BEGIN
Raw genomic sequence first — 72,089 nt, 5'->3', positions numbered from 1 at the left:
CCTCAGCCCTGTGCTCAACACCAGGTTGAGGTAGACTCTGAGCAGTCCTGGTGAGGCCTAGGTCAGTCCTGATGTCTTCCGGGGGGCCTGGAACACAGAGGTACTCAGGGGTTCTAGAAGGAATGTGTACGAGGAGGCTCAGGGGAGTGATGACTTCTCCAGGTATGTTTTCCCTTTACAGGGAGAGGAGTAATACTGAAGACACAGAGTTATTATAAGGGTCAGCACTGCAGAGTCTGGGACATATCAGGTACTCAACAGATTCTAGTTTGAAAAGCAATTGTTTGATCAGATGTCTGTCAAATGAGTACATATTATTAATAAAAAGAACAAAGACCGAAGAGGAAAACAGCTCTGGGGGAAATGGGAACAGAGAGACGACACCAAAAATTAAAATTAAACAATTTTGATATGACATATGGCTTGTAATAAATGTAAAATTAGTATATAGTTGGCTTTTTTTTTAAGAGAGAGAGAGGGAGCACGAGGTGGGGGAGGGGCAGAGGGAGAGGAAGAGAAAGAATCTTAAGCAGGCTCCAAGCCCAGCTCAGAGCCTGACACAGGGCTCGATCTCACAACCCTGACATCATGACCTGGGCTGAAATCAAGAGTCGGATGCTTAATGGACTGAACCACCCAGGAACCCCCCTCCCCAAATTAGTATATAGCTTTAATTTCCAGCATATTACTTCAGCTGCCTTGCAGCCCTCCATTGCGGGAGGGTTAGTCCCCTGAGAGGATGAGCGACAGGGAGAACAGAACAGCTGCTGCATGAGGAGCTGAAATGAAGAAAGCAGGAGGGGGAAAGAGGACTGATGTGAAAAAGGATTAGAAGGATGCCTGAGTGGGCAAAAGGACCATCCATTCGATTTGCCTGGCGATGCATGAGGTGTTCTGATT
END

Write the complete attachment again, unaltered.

Raw genomic sequence first — 72,089 nt, 5'->3', positions numbered from 1 at the left:
CCTCAGCCCTGTGCTCAACACCAGGTTGAGGTAGACTCTGAGCAGTCCTGGTGAGGCCTAGGTCAGTCCTGATGTCTTCCGGGGGGCCTGGAACACAGAGGTACTCAGGGGTTCTAGAAGGAATGTGTACGAGGAGGCTCAGGGGAGTGATGACTTCTCCAGGTATGTTTTCCCTTTACAGGGAGAGGAGTAATACTGAAGACACAGAGTTATTATAAGGGTCAGCACTGCAGAGTCTGGGACATATCAGGTACTCAACAGATTCTAGTTTGAAAAGCAATTGTTTGATCAGATGTCTGTCAAATGAGTACATATTATTAATAAAAAGAACAAAGACCGAAGAGGAAAACAGCTCTGGGGGAAATGGGAACAGAGAGACGACACCAAAAATTAAAATTAAACAATTTTGATATGACATATGGCTTGTAATAAATGTAAAATTAGTATATAGTTGGCTTTTTTTTTAAGAGAGAGAGAGGGAGCACGAGGTGGGGGAGGGGCAGAGGGAGAGGAAGAGAAAGAATCTTAAGCAGGCTCCAAGCCCAGCTCAGAGCCTGACACAGGGCTCGATCTCACAACCCTGACATCATGACCTGGGCTGAAATCAAGAGTCGGATGCTTAATGGACTGAACCACCCAGGAACCCCCCTCCCCAAATTAGTATATAGCTTTAATTTCCAGCATATTACTTCAGCTGCCTTGCAGCCCTCCATTGCGGGAGGGTTAGTCCCCTGAGAGGATGAGCGACAGGGAGAACAGAACAGCTGCTGCATGAGGAGCTGAAATGAAGAAAGCAGGAGGGGGAAAGAGGACTGATGTGAAAAAGGATTAGAAGGATGCCTGAGTGGGCAAAAGGACCATCCATTCGATTTGCCTGGCGATGCATGAGGTGTTCTGATT